Sometimes, I think that I ought to cue up the webcam and let my fiance in on reviews. Our banter the other night while playing the Muse single “Madness” was too much fun. I will attempt to do it justice here, but our snark is so joyous that it ought to be broadcast to the masses.
“Snark? Amber, do you not like the new Muse?” A complicated question, gentle reader. Allow me to preface my following reactions by stating that the Muse albums I like best are The Resistance and Absolution. I love Muse in general; I love their sweeping, grand compositions and Matt Bellamy’s voice. I did, however, warn that Kate Hudson was a curse and jokingly tell my fiance that just as the marriage of Raine Maida and Chantal Kreviazuk ruined her career and that of Our Lady Peace via bad cosmic mojo, Hudson would ruin a Muse album or two.
By the band’s own admission, upcoming release The 2nd Law is “radically different”, “draws a line” between their past career and the future, and incorporates electronic elements and brass. Dubstep is obviously in the mix, and right there, I begin to worry. You see, Muse was big before their inclusion on Twilight soundtracks fueling proper promo to ramp them up to stadium stars on both sides of the pond (they’ve always, best I can remember, been one small step below that in North America, but I could be wrong). The Resistance went huge, and rightfully so. You don’t get asked to provide the official song of the Olympics for being shoddy. Herein lies the problem: when something works very well, industry people come calling. They prod around and want more of what will be just as huge. Such interference and sell out tendencies destroyed Finger Eleven’s genius and made them generic pap alt-pop-rock.
What’s huge right now? Dubstep. Trendy, trendy. Why is Muse toying with it now? I’m not a huge fan of dubstep by the way, but I don’t hate it. That said, surely Muse is still Muse… right?
Let’s take a look at three tracks from The 2nd Law and see what the picture is looking like so far…
“The 2nd Law: Unsustainable” was released to the internet by the band and as an advance download for those pre-ordering the album. Beginning with the spectacle and composition found within old Muse works – perhaps even bolder, like a lost score bit for Lord Of The Rings – before dissolving into pure dubstep. The symphonic elements blend back in, but the dubstep maintains control, for the most part. A ‘reporter’ reciting concerns about the second law of thermodynamics is met with robotic “unsustainable” call and response placement.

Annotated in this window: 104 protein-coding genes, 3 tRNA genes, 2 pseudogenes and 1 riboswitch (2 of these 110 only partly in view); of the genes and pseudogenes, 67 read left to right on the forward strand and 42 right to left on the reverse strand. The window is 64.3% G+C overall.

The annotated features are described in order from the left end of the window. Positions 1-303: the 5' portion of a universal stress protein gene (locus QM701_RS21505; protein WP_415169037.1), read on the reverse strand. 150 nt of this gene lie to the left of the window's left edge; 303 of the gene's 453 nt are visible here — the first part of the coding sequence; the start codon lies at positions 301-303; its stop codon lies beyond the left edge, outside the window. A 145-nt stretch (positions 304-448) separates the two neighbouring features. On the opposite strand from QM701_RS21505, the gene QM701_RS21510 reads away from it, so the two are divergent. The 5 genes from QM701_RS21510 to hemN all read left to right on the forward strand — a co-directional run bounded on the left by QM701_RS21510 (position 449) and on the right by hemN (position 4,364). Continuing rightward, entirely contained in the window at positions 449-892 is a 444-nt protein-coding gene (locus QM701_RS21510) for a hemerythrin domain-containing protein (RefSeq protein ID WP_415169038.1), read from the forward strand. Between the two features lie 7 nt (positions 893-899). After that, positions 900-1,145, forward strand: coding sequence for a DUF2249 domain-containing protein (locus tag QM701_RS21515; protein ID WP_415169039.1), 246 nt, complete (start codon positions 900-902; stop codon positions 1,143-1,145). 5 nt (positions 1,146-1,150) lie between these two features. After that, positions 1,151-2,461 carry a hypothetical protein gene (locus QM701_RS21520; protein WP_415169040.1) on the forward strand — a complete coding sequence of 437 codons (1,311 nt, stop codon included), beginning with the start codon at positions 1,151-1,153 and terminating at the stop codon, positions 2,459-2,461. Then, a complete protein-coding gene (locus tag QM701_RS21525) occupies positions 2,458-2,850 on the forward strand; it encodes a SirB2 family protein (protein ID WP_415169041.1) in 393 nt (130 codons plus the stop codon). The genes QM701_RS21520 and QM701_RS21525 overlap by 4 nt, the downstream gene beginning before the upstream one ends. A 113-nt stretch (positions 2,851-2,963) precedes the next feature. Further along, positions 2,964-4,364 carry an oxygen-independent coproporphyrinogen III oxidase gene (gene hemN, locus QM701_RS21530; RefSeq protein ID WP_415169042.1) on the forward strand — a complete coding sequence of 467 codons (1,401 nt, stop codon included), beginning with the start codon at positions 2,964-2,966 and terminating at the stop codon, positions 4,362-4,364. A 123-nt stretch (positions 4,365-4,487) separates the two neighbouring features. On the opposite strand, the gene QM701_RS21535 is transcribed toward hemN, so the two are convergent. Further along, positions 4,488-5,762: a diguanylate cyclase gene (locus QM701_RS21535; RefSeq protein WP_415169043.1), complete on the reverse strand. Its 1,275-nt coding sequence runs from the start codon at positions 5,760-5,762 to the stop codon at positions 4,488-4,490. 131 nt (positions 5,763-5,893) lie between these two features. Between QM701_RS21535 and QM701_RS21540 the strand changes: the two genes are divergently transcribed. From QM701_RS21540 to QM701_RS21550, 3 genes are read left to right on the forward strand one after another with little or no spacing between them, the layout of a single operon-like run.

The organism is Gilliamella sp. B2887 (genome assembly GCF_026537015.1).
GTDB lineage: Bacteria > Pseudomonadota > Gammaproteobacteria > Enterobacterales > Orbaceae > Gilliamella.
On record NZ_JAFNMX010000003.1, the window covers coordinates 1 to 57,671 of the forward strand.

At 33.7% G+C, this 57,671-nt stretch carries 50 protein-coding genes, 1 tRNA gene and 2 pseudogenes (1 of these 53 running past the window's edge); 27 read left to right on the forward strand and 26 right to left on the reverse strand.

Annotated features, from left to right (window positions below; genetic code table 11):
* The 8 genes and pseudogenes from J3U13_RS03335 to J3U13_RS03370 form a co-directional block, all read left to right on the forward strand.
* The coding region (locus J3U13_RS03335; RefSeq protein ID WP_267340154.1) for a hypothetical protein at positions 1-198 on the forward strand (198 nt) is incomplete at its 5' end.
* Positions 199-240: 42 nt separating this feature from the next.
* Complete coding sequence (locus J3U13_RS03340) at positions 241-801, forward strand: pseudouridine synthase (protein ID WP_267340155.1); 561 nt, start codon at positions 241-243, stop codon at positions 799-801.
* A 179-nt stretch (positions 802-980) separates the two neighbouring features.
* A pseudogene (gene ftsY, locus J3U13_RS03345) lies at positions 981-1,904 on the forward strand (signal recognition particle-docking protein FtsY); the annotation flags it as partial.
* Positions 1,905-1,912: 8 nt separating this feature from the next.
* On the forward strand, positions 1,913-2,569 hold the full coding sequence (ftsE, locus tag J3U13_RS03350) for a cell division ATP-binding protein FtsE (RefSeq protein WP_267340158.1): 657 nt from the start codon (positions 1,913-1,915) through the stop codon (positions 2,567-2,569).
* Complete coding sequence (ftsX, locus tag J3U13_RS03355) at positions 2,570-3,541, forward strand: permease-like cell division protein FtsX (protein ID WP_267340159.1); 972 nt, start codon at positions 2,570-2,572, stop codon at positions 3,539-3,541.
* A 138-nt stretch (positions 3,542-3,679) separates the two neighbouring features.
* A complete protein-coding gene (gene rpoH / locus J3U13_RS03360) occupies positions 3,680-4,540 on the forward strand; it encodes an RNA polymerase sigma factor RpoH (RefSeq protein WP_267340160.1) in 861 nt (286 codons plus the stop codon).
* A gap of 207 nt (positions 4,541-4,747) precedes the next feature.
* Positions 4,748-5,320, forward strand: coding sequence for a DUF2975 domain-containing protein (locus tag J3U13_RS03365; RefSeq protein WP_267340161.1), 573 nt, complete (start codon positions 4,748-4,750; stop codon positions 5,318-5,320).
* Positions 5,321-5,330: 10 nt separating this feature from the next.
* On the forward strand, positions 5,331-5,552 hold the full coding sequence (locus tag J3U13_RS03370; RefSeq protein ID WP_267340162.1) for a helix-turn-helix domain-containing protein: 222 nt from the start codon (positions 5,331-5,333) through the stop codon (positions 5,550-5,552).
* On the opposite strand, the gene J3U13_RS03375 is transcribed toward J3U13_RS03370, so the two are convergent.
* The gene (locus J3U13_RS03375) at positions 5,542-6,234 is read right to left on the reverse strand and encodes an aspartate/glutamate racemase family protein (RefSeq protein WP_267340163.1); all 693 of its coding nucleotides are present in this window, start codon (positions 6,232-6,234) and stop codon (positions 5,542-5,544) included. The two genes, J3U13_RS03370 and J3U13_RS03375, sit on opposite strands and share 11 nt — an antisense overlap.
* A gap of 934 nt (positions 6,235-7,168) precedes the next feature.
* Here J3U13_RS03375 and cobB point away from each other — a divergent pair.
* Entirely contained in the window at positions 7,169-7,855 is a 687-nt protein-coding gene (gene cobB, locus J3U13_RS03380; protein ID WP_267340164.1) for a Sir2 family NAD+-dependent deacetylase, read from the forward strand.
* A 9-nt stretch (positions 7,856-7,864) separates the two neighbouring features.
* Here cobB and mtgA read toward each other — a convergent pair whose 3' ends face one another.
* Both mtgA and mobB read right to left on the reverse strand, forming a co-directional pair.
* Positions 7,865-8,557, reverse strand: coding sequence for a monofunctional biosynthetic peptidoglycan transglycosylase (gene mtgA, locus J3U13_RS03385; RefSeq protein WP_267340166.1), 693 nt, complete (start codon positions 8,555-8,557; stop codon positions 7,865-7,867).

I know this is part one of a two-track combo on the album, but it’s annoying as all hell. It comes off overly pretentious with the soundbites and the dubstep isn’t inspired by the work of Skrillex; it sounds exactly like Skrillex. I’m really not feeling this at all. It was my first taste of the album and I was genuinely scared that yet another artist was set to let me down.
I’m trying not to judge the album too heavily on “Survival” either, simply because it was written for the Olympics and may have been jammed onto the album. That said, the Queen influence is ridiculously heavy on this one. The first third of the song or so is heavily reminiscent of their work and a little dull. Once the song explodes with guitars and choral voices, it vastly improves and becomes somewhat enjoyable. I like it, but the lyrics are sparse and repetitive even for this band. It’s blatantly an anthem song. I’m thinking that perhaps it should have been tagged on as a bonus track if the band wanted to ensure a release for it. It’s a B-grade track.
Alright, the first single that did not have a specific purpose is “Madness” and thankfully, it’s reassuring. We were calling it “Freddie Mercury’s dubstep years” last night and I think that’s pretty apt. Even the way Bellamy sings is so much like Queen hit “I Want To Break Free” that I can close my eyes and pretend it’s a lost track from that band. “It’s so about Kate Hudson” was our other comment on the tune, and I defy you to argue that it’s not the sequel to “Undisclosed Desires”.
I really wish there were more “real” instruments on these tracks, this one especially. I’m digging the vocal layers and the lyrics, but the constant “m-m-m-m-m-mad-mad” effect is annoying. I’d like it better if it was restricted to the intro and closing. The best part of the tune is the part from about 3:20 to near the end, where that repeating ‘voice’ fades away.
If the album sounds like “Madness” and “Survival” more than “Unsustainable” it could be a good album. The lyrics are what will make or break it, though. In that area, “Survival” bites. I’m also concerned at how these songs will translate to a live show setting. I’m still looking forward to the album, but I’m not confident I’ll love it. Considering how Queen-y this album is, I look forward to Mercury-inspired stagewear as well.
Final Grades: The 2nd Law: Unsustainable – C+; Survival – B+; Madness – A